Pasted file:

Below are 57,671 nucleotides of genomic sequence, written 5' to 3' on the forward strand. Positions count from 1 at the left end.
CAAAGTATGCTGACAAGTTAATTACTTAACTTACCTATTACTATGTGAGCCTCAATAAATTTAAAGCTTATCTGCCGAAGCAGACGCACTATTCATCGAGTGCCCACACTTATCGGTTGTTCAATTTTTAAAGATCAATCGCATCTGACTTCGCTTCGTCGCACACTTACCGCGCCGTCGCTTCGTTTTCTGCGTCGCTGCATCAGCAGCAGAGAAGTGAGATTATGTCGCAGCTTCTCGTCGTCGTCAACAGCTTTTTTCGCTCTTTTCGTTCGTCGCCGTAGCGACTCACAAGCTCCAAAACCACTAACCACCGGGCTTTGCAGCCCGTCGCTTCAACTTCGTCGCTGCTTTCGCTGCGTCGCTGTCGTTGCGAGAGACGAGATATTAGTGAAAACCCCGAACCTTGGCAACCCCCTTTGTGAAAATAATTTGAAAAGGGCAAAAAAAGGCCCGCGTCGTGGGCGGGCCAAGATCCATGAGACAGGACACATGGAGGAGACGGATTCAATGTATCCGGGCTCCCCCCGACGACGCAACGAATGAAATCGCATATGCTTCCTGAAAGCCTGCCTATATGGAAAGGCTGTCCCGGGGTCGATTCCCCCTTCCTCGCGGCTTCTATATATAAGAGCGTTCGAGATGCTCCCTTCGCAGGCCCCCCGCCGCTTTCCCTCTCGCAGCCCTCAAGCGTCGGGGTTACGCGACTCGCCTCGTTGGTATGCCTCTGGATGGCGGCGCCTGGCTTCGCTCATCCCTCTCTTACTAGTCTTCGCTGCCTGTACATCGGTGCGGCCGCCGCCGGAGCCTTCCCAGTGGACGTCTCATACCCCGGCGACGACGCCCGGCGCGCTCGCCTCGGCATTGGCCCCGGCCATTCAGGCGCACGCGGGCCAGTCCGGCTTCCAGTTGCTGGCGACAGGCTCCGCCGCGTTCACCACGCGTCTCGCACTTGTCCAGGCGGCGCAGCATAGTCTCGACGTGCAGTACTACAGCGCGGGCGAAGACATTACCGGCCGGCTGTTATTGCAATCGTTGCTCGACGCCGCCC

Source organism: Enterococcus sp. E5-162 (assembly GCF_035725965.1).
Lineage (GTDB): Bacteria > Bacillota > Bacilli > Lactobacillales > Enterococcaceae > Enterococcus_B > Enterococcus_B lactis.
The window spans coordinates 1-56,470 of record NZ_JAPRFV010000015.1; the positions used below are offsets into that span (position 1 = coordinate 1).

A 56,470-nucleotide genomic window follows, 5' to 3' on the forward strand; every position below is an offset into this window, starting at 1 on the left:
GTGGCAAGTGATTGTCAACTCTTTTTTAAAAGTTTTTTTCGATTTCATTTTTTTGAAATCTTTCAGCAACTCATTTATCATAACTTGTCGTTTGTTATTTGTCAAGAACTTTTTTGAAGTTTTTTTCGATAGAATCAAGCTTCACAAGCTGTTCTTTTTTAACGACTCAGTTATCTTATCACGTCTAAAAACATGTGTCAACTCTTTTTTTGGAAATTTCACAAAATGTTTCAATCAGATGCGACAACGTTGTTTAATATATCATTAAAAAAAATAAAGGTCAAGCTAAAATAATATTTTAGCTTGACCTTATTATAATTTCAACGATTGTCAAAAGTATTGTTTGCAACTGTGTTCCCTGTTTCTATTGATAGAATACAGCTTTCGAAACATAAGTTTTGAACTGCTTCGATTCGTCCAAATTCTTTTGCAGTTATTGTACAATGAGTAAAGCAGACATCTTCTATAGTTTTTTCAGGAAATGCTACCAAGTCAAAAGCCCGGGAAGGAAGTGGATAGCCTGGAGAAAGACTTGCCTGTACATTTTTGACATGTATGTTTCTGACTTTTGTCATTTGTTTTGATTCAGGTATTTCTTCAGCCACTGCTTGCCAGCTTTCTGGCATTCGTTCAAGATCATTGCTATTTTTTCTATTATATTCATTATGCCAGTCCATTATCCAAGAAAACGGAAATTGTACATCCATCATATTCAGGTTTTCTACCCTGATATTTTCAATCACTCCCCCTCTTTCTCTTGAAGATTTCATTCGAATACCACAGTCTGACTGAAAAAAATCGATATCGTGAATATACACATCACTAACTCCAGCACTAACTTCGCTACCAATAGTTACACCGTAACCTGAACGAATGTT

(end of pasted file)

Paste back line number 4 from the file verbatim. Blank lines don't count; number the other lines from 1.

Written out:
Lineage (GTDB): Bacteria > Bacillota > Bacilli > Lactobacillales > Enterococcaceae > Enterococcus_B > Enterococcus_B lactis.